Tip No.6: SR&ED Claims Not Limited To Lab Research Only
The Canada Revenue Agency (CRA) revealed that about 95% of SRED claims belonged to ED or experimental development. In other words, only 5% of the claimants actually performed their research in laboratory settings. As long as the aim of the research is to create new or improve existing materials, devices, products or processes, then you can claim. Therefore, SR&ED is not confined to traditional research in a laboratory.
Tip No.7: Failed Research Outcome is Still Eligible
Many people assumed only research with positive or successful result is eligible for claim application. This is not true because eligibility is not tied to success or failure. Negative research result or experiment which shows the opposite outcome still demonstrates an acceptable outcome, meaning it might be due to some technical challenges. The key lies in a systematic approach and experimental process, not success or failure. If you have conducted your research and experiment with proper procedure and process, then you are eligible, even if your result or outcome turns out to be positive or successful.
Tip No. 8: Technical Advisors Can Prepare Your SR&ED Claims
Accountants can prepare your SR&ED claims but they might not be the best candidate to do the job. Your accountant has to integrate the SR&ED claim form, which includes T661 Part 1 and Part 2 (Sch 32), and the provincial schedule into your company Canadian tax return. You can choose to let your technical advisor do the claim preparation. Most successful claims showed significant emphasis on various aspects such as systematic process, achievements, as well as uncertainty in technology uncovered. In this perspective, most accountants and business consultants might not have the knowledge of the technical aspects of a SR&ED program. Therefore, it is best for you to find someone such as SR&ED technical consultant who is well-versed in the technological aspects and challenges of your R&D efforts. Always consider how much you pay in contingency fees to SR&ED consultants.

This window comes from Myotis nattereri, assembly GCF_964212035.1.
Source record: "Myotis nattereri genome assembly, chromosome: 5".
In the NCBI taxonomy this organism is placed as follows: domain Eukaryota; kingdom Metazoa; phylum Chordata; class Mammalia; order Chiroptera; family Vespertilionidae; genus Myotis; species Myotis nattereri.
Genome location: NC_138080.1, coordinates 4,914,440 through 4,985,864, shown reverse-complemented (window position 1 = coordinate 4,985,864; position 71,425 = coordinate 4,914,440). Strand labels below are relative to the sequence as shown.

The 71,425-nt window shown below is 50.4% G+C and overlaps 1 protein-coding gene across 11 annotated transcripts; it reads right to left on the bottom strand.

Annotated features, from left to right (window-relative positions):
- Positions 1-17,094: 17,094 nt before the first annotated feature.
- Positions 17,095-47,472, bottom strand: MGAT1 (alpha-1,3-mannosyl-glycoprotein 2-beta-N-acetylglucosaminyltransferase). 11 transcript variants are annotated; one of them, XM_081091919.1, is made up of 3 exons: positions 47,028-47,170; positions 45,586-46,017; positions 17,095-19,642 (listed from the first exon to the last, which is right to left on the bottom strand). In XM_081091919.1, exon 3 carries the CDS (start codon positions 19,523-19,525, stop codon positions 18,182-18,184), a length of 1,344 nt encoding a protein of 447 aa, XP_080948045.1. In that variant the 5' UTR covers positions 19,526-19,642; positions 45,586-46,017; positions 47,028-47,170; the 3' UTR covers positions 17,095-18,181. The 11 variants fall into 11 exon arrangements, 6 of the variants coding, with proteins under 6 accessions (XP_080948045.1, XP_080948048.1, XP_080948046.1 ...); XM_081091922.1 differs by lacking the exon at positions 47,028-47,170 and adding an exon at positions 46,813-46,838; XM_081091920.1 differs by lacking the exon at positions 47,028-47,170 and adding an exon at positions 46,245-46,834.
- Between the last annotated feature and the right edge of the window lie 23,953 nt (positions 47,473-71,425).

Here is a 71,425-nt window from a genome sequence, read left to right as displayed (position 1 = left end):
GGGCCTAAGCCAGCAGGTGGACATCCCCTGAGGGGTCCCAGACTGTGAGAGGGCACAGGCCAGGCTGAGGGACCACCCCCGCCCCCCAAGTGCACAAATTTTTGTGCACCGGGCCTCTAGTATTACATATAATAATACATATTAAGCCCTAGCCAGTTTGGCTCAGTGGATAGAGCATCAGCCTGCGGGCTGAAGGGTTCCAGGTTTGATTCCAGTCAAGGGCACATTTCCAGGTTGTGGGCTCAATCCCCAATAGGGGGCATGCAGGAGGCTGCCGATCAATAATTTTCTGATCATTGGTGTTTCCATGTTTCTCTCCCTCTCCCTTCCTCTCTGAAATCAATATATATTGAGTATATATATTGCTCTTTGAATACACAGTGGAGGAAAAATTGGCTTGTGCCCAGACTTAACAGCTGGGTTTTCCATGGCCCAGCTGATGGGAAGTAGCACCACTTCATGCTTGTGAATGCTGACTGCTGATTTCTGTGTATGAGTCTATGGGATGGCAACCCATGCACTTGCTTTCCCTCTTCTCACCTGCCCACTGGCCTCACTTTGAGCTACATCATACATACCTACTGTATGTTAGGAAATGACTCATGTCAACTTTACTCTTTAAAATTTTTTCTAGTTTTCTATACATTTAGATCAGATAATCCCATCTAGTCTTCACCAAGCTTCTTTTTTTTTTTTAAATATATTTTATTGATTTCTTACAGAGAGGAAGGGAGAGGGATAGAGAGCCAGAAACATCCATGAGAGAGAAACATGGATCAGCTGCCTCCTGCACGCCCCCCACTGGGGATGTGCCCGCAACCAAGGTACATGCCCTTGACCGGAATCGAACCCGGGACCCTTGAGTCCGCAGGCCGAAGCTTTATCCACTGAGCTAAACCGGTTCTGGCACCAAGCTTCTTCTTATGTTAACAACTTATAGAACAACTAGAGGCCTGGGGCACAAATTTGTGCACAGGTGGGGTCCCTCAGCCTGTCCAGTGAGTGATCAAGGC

Tip No.9: Informal Time Tracking on R&D is Acceptable
Often, first time claimants are worried about the insufficient time tracking or inaccurate record of time spent on a research and development project. There are methods available for you to estimate and backtrack the time expenditure on a project. You are allowed to use records such as emails; snapshots of discussion sessions on whiteboard; and/or dated journals as proof of your time spent and tracking. A SR&ED expert can guide you to prepare organized, contemporus, and dated supporting evidences and documents
Tip No.10: Audit of SR&ED Claims is Confined to Review of SR&ED Content Only
Apparently, many eligible companies are reluctant to submit their SR&ED claims because they assume once their claims enter into the review process their company’s accounts will also be audited. This is simply not true. Audit of claims submission is carried on SR&ED related expenditures and technical contents only.
Conclusion: The above 10 tips show that many fears for not submitting SR&ED claims are unfounded and a result of misinformation. Take stock of your research and development project and proceed to claim what you deserve.